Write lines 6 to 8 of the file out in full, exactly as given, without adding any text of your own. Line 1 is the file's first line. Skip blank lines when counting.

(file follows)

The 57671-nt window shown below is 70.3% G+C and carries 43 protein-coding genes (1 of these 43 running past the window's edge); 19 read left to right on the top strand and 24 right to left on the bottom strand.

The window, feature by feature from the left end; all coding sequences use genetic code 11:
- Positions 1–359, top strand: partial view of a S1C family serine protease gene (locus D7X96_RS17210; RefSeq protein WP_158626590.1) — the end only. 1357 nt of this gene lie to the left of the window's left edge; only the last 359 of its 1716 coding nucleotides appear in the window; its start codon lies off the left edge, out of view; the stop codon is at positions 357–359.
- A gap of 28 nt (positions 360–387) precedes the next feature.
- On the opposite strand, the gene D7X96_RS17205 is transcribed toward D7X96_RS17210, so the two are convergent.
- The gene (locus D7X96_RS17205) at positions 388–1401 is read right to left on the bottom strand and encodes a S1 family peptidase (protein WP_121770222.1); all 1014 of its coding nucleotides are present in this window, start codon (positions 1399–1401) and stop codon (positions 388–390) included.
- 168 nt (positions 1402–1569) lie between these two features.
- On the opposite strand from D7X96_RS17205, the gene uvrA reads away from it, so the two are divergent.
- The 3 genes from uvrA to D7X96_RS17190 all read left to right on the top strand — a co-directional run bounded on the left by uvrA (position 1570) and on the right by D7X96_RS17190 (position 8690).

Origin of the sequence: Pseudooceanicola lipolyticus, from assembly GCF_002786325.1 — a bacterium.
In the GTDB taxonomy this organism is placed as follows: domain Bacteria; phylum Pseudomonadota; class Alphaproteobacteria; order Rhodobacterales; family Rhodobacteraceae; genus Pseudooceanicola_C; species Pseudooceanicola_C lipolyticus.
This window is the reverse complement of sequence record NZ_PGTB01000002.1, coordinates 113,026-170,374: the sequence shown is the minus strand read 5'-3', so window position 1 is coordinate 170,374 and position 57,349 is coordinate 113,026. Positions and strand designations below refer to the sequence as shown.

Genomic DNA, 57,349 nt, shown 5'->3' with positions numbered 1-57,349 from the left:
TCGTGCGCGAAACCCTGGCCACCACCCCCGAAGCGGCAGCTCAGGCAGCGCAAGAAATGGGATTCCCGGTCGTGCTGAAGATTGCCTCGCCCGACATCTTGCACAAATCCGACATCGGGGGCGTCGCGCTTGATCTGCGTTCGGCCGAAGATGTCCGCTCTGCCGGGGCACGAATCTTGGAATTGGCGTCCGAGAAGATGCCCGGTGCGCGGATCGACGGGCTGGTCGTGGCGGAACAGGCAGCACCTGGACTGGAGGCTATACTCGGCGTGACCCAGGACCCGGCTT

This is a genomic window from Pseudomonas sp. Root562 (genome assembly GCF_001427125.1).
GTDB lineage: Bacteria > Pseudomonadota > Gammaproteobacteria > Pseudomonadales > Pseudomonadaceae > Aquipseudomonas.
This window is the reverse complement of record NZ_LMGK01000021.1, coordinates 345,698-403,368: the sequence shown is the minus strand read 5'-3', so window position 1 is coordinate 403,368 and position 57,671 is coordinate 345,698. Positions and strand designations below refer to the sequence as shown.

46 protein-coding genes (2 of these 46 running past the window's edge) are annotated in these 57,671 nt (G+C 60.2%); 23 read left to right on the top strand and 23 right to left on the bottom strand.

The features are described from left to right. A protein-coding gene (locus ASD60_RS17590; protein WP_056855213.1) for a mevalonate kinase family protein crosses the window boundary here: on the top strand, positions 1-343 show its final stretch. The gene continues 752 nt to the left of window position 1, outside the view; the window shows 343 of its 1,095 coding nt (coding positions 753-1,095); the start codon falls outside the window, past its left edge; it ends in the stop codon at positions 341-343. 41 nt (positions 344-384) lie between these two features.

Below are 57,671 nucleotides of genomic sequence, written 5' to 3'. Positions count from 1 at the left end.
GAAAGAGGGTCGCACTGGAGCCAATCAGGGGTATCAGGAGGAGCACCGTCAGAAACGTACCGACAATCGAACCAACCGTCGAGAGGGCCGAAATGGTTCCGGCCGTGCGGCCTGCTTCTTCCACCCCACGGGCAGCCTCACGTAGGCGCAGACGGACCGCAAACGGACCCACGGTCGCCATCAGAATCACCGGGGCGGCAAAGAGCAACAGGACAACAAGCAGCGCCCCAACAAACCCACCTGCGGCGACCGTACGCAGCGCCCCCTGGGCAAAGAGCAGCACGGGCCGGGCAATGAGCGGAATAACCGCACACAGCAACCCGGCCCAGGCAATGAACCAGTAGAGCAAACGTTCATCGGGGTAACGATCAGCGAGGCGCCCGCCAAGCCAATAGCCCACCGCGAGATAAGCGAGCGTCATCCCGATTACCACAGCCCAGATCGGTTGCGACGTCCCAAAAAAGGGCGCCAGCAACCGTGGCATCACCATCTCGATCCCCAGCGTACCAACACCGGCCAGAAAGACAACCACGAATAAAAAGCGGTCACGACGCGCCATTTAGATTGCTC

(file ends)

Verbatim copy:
- The gene (locus D7X96_RS17205) at positions 388–1401 is read right to left on the bottom strand and encodes a S1 family peptidase (protein WP_121770222.1); all 1014 of its coding nucleotides are present in this window, start codon (positions 1399–1401) and stop codon (positions 388–390) included.
- 168 nt (positions 1402–1569) lie between these two features.
- On the opposite strand from D7X96_RS17205, the gene uvrA reads away from it, so the two are divergent.